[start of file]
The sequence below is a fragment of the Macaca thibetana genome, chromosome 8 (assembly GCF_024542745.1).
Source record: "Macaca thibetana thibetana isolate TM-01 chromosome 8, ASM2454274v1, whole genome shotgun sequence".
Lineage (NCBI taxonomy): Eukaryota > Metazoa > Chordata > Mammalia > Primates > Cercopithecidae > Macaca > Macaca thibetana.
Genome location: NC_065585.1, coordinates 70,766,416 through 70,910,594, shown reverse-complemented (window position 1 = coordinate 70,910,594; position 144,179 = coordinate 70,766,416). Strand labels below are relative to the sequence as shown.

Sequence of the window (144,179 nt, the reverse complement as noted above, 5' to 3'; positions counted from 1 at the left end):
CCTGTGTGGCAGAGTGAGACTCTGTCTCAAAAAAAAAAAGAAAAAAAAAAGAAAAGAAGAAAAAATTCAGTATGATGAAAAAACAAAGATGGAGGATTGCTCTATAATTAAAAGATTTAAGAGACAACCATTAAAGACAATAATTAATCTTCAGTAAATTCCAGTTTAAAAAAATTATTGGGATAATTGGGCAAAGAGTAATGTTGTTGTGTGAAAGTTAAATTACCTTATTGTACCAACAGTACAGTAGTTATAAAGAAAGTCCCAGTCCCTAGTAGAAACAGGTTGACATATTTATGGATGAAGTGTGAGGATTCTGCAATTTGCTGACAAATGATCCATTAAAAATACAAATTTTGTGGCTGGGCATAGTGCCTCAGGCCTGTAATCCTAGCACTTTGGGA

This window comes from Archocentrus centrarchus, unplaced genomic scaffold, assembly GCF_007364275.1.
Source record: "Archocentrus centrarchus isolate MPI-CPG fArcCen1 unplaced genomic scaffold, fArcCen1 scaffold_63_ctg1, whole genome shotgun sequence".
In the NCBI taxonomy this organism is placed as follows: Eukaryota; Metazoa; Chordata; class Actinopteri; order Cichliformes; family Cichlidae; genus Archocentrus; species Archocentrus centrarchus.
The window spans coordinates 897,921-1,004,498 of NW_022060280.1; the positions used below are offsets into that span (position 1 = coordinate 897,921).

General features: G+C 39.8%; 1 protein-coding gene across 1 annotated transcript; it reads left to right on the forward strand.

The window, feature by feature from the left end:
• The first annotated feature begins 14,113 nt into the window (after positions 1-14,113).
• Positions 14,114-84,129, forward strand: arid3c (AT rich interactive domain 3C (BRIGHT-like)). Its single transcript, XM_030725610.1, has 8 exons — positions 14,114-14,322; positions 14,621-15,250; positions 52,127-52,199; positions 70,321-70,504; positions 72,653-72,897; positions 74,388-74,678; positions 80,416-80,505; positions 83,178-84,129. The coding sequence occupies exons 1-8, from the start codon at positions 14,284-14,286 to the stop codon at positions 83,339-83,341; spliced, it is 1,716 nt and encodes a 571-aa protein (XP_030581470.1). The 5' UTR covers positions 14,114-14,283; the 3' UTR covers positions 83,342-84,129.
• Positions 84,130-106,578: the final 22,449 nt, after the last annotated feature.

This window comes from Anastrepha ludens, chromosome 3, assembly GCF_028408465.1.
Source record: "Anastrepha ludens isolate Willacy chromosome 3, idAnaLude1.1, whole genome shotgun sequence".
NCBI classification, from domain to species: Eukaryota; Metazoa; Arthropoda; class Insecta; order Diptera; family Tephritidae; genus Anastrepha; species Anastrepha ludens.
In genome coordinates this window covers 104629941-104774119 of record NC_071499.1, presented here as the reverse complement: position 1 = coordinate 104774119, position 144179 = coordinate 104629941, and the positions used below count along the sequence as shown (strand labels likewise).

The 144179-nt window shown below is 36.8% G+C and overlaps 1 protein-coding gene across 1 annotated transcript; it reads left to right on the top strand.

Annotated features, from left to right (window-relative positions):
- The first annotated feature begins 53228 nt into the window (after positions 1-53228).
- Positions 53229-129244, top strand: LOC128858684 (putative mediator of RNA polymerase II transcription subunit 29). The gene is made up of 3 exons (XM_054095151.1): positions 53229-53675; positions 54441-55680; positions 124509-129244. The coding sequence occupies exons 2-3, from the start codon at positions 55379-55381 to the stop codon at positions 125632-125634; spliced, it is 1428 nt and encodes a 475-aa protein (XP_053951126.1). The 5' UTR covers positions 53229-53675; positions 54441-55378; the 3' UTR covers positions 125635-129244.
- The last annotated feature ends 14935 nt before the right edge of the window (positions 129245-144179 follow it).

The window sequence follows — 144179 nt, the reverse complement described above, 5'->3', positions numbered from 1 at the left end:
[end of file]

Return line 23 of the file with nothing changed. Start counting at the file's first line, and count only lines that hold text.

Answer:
- Positions 53229-129244, top strand: LOC128858684 (putative mediator of RNA polymerase II transcription subunit 29). The gene is made up of 3 exons (XM_054095151.1): positions 53229-53675; positions 54441-55680; positions 124509-129244. The coding sequence occupies exons 2-3, from the start codon at positions 55379-55381 to the stop codon at positions 125632-125634; spliced, it is 1428 nt and encodes a 475-aa protein (XP_053951126.1). The 5' UTR covers positions 53229-53675; positions 54441-55378; the 3' UTR covers positions 125635-129244.